Seattle’s Super Savvy Seller’s Market
Seattle continues to be a hot Seller’s Market with some listings resulting in multiple offers.
Many sellers think that the highest offer is always the one they should take. Well, the highest offer doesn’t always mean that it’s the best offer.
In this video, we discuss why this is the case and we go over just one of the things that the BrennerHill Team does for our Sellers, in order to get them the best deal possible.
To learn more and become a Super Savvy Seller, visit our Seller’s Toolkit Page. You will find downloadable guides & checklists, informational videos, and more!
𝐴𝑛𝑑 𝑎𝑠 𝑎𝑙𝑤𝑎𝑦𝑠, 𝑖𝑓 𝑦𝑜𝑢 ℎ𝑎𝑣𝑒 𝑎𝑛𝑦 𝑟𝑒𝑎𝑙 𝑒𝑠𝑡𝑎𝑡𝑒 𝑞𝑢𝑒𝑠𝑡𝑖𝑜𝑛𝑠, 𝑓𝑒𝑒𝑙 𝑓𝑟𝑒𝑒 𝑡𝑜 𝑐𝑎𝑙𝑙/𝑡𝑒𝑥𝑡 𝑢𝑠 𝑎𝑛𝑦 𝑡𝑖𝑚𝑒! 𝑊𝑒’𝑟𝑒 𝑎𝑙𝑤𝑎𝑦𝑠 ℎ𝑒𝑟𝑒 𝑡𝑜 ℎ𝑒𝑙𝑝!
Steve 📲 (c) 206-769-9577 📧email@example.com
Sandra 📲 (c) 206-271-7100 📧firstname.lastname@example.org
So, it’s an insanely super hot seller’s market, in the greater Seattle area. It’s so crazy right now, if you’re selling your home. We’re seeing many sellers get multiple offers on their home. So, it can be super confusing and exciting, all at the same time. And I totally get it. Just this week we had a home go pending, and we had seven offers on it.
So, how do you know which offer to choose? Is the highest offer, always the best offer? Well, if you’re wondering, or possibly considering selling your home you’ll definitely wanna hear this. Many sellers think that the highest offer is always the one that they should take. Well, the highest offer doesn’t always mean that it’s the best offer to take. And let me explain why. If there’s a loan involved and a buyer offers you an insanely high price for your home, we need to make sure that the home will actually appraise for the contracted price. Why does this matter? Well, because the bank will only loan based upon the appraised value.
So, let me break that down into layman’s terms. If the buyer offers 850,000 for the home, and the appraised value comes in at 825,000, the bank will only loan on the $825,000 price. So, there’s a difference of $25,000. Which means that the buyer would have to come in with that difference. Keep in mind, the buyer still has to come in with their closing costs, their down payment, and keep enough money in the bank for reserves. Along with coming up with that additional $25,000 to cover the difference in the appraised value.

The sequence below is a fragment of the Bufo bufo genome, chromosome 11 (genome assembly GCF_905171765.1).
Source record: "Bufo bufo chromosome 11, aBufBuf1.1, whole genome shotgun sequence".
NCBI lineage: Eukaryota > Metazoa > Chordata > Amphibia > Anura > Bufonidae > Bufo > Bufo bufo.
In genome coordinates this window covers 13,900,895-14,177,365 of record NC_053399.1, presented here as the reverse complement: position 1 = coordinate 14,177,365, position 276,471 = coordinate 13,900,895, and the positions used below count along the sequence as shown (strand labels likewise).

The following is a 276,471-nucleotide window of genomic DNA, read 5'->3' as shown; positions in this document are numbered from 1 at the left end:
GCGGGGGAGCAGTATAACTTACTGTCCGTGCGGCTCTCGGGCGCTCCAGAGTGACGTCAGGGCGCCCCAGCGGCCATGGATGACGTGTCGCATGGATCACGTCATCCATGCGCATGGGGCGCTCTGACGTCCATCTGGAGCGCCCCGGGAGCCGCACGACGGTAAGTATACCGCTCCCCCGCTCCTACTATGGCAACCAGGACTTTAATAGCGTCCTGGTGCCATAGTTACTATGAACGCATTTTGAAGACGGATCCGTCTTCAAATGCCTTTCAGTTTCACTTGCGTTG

So, how does this pertain to a seller, and what do they need to do to protect themselves? Here’s one of the things that we do here at the Brenner Hill Team. One of the best options for a seller is to counter, removing the buyers appraisal contingency. Meaning that the buyer will have to pay the difference between the appraised value, and the purchase price. When doing this, make sure, number one, that the buyer has the ability to pay the difference. Number two, they will still have enough money to qualify for all the fees associated with the purchase. And three, that they actually really understand what this means.
There are a lot more issues to be concerned with when this happens, and I’d be here all day explaining it. And I know I just said a lot of mumbo jumbo, and you shouldn’t have to worry about this stuff. And trust me, there is a lot more. So, to find out when you’re selling, how to make sure you end up with the amount of money that you and the buyers mutually agreed upon. Call us here at the Brenner Hill Team, and we’ll do all the negotiating for you, and make sure it’s a clean, easy and stress free for you.
We are Steve and Sandra. Elevated Service. Elevated Results.